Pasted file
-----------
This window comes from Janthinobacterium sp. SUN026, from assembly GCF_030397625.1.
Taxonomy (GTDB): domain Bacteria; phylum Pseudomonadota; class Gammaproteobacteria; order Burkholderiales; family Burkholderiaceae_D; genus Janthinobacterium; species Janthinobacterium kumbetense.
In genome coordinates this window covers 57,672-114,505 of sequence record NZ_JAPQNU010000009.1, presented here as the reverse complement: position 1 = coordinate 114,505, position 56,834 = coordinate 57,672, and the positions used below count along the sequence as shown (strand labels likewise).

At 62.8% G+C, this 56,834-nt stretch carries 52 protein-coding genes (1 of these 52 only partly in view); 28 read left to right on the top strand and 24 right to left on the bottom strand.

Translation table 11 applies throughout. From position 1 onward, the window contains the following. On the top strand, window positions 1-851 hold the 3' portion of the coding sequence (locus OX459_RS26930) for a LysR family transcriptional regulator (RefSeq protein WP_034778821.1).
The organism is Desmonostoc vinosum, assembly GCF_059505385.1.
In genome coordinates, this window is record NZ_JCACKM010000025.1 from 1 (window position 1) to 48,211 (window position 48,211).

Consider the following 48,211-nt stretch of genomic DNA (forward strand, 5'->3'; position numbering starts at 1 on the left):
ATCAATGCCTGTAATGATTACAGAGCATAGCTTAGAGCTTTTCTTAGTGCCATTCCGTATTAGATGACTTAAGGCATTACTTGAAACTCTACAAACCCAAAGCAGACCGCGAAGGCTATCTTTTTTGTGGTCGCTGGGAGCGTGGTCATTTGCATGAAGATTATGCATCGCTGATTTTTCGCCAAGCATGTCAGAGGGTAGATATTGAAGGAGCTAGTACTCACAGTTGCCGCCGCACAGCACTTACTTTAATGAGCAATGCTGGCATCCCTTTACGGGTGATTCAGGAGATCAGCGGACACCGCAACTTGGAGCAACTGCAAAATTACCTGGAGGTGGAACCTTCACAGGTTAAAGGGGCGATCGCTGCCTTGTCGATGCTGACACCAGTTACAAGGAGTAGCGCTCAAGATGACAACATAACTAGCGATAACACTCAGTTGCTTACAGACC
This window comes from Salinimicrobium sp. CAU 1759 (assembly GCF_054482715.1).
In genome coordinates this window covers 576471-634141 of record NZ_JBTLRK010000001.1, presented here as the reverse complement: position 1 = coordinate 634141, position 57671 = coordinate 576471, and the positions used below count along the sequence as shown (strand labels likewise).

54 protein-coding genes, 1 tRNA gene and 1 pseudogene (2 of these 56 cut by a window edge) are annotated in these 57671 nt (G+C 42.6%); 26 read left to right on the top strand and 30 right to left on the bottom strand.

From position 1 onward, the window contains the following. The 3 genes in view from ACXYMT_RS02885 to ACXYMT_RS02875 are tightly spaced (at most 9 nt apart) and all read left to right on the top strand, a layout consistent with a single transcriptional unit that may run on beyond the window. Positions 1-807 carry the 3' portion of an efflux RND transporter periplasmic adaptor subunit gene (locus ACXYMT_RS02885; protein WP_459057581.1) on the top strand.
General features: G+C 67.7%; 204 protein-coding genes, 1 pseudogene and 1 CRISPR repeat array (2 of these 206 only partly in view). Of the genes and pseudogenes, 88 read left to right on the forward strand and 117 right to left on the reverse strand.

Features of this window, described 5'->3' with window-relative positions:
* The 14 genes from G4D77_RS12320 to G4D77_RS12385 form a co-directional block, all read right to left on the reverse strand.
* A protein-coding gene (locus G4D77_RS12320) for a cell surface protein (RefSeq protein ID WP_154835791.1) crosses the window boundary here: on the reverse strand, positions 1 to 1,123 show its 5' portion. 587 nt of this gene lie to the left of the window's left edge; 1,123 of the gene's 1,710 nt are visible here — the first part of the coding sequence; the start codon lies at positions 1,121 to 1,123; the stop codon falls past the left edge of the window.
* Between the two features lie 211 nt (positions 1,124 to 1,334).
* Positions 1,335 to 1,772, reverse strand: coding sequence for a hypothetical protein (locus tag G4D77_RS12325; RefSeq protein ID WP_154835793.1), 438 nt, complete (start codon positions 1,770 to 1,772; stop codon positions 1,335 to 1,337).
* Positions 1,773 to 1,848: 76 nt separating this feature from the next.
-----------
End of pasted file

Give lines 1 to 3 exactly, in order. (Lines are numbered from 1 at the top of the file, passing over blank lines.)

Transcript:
This window comes from Janthinobacterium sp. SUN026, from assembly GCF_030397625.1.
Taxonomy (GTDB): domain Bacteria; phylum Pseudomonadota; class Gammaproteobacteria; order Burkholderiales; family Burkholderiaceae_D; genus Janthinobacterium; species Janthinobacterium kumbetense.
In genome coordinates this window covers 57,672-114,505 of sequence record NZ_JAPQNU010000009.1, presented here as the reverse complement: position 1 = coordinate 114,505, position 56,834 = coordinate 57,672, and the positions used below count along the sequence as shown (strand labels likewise).